Virginia took the land, not the feds

I am writing regarding an article [“Heritage site marked with red tape,” Dec. 1] which appeared in the Rappahannock News. In that article there is a quote, “When the park took the land . . .” which implies that either Shenandoah National Park or the National Park Service took land for the park. This is an inaccuracy that seems to have a life of its own.

It was the state of Virginia that pushed to create a national park along the crest of the Blue Ridge. When the U.S. Congress first authorized the creation of Shenandoah National Park in 1926, it did not appropriate any funds for the purchase of land for the future park. Virginia was told that if it wished to have a national park, it had to purchase the land and then turn the deeds for that land over to the federal government.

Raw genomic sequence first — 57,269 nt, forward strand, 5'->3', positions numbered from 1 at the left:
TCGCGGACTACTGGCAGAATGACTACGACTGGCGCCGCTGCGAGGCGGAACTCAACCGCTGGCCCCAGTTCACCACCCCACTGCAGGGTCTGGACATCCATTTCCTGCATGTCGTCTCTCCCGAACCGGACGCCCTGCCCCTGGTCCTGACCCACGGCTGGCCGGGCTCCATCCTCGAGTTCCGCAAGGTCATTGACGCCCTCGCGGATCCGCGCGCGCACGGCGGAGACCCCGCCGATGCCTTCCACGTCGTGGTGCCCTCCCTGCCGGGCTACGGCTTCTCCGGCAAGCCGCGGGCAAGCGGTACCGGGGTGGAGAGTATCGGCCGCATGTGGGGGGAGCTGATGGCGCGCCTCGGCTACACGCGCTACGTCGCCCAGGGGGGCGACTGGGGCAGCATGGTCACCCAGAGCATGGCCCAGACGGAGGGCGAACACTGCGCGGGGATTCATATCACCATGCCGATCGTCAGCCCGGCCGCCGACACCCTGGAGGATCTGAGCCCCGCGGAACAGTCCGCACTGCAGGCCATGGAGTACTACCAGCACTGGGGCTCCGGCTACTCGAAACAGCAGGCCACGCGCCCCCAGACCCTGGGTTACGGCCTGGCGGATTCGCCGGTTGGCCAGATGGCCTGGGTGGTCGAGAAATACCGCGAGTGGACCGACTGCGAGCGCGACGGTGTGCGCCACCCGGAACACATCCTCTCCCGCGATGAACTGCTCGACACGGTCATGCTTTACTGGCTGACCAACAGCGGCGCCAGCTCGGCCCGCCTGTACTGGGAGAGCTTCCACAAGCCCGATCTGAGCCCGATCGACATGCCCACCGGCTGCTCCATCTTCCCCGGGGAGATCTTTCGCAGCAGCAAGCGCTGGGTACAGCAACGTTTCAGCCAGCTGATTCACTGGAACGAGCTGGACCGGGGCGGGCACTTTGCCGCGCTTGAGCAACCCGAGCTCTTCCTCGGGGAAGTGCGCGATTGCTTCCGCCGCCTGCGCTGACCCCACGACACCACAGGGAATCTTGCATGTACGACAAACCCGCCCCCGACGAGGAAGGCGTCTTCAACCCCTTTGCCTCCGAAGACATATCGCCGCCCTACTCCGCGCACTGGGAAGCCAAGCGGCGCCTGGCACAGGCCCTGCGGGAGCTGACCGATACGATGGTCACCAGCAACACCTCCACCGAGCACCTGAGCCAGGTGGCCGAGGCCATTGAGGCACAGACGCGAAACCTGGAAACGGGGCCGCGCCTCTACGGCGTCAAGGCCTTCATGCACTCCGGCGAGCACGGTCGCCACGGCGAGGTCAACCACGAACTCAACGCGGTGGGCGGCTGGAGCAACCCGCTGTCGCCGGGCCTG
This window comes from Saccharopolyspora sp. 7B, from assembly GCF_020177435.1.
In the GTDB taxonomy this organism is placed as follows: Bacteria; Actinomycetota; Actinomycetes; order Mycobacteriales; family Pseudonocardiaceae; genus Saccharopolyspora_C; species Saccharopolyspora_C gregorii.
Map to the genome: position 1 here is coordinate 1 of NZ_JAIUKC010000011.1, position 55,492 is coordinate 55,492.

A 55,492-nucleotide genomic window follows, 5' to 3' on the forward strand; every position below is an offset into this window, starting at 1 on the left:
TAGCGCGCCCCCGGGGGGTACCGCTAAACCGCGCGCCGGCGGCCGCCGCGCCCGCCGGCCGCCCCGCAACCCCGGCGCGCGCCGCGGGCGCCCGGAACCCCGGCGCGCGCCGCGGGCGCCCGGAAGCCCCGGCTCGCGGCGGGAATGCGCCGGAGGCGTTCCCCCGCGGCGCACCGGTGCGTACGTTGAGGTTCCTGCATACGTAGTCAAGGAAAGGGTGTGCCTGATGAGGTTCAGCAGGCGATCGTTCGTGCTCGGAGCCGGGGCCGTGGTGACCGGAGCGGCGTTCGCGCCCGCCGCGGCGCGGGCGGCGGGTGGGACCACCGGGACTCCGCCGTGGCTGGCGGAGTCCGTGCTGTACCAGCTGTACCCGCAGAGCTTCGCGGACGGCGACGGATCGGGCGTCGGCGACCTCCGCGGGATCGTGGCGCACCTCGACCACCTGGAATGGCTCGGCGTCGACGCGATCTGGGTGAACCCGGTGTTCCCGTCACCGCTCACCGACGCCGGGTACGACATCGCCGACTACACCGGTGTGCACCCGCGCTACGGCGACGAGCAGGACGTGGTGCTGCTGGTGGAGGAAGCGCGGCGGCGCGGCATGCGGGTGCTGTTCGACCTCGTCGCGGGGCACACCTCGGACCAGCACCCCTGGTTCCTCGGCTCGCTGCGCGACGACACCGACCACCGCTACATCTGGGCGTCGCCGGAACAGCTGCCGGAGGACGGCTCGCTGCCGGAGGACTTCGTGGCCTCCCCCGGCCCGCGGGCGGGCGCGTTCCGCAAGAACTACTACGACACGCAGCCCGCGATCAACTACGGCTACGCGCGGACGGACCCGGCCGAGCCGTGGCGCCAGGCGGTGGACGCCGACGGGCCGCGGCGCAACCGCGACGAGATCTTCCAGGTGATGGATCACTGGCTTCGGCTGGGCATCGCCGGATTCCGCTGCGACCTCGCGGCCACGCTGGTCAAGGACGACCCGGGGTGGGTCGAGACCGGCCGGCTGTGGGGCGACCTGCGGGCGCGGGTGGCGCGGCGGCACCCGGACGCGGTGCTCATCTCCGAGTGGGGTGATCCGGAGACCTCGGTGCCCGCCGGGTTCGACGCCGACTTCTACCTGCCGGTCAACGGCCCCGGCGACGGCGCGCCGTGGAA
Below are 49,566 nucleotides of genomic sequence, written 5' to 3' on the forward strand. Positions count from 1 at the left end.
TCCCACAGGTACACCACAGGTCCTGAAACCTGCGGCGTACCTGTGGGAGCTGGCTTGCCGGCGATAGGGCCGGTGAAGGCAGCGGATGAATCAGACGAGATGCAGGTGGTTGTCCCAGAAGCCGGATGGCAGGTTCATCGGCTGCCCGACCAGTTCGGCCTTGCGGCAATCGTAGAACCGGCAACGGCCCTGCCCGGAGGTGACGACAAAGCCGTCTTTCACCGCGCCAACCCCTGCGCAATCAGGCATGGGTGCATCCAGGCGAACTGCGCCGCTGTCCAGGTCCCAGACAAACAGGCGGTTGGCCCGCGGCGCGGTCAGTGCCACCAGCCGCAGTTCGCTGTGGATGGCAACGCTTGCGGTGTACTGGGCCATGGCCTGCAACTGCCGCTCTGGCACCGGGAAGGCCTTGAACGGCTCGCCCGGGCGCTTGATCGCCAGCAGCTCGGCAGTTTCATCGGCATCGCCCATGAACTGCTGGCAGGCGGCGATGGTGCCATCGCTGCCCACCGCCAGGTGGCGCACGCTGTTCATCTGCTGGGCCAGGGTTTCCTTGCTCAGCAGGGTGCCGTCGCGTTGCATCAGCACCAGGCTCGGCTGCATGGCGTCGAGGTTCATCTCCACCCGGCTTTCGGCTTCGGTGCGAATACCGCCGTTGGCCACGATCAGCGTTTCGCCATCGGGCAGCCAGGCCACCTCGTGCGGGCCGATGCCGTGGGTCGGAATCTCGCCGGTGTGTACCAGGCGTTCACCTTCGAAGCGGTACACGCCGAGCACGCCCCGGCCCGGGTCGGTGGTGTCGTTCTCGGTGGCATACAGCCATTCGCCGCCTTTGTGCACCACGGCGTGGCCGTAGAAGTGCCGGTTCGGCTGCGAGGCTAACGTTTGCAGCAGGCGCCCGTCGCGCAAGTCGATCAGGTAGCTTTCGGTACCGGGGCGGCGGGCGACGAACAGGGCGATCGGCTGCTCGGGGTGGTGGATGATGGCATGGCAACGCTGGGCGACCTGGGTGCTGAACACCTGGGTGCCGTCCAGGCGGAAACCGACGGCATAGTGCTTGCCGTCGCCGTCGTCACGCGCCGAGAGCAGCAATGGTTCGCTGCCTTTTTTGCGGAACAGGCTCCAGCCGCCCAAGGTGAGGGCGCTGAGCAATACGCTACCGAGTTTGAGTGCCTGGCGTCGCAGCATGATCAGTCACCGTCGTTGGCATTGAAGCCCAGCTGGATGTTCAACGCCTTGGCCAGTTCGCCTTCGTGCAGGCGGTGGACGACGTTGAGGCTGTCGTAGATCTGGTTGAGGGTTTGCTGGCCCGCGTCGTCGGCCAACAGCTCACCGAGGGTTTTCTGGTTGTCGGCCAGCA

That land was purchased by the state, through the condemnation process, at what was then fair market value. In August of 1934, the state delivered 1,100 deeds valued at $2.3 million to President Roosevelt. The process Virginia used for those purchases was challenged in the federal courts and was ultimately heard by the U.S. Supreme Court, which held that process to be constitutional. With the legal hurdle cleared, Shenandoah National Park was officially created on Dec. 26, 1935, and dedicated by President Roosevelt on July 3, 1936.

Jack Price

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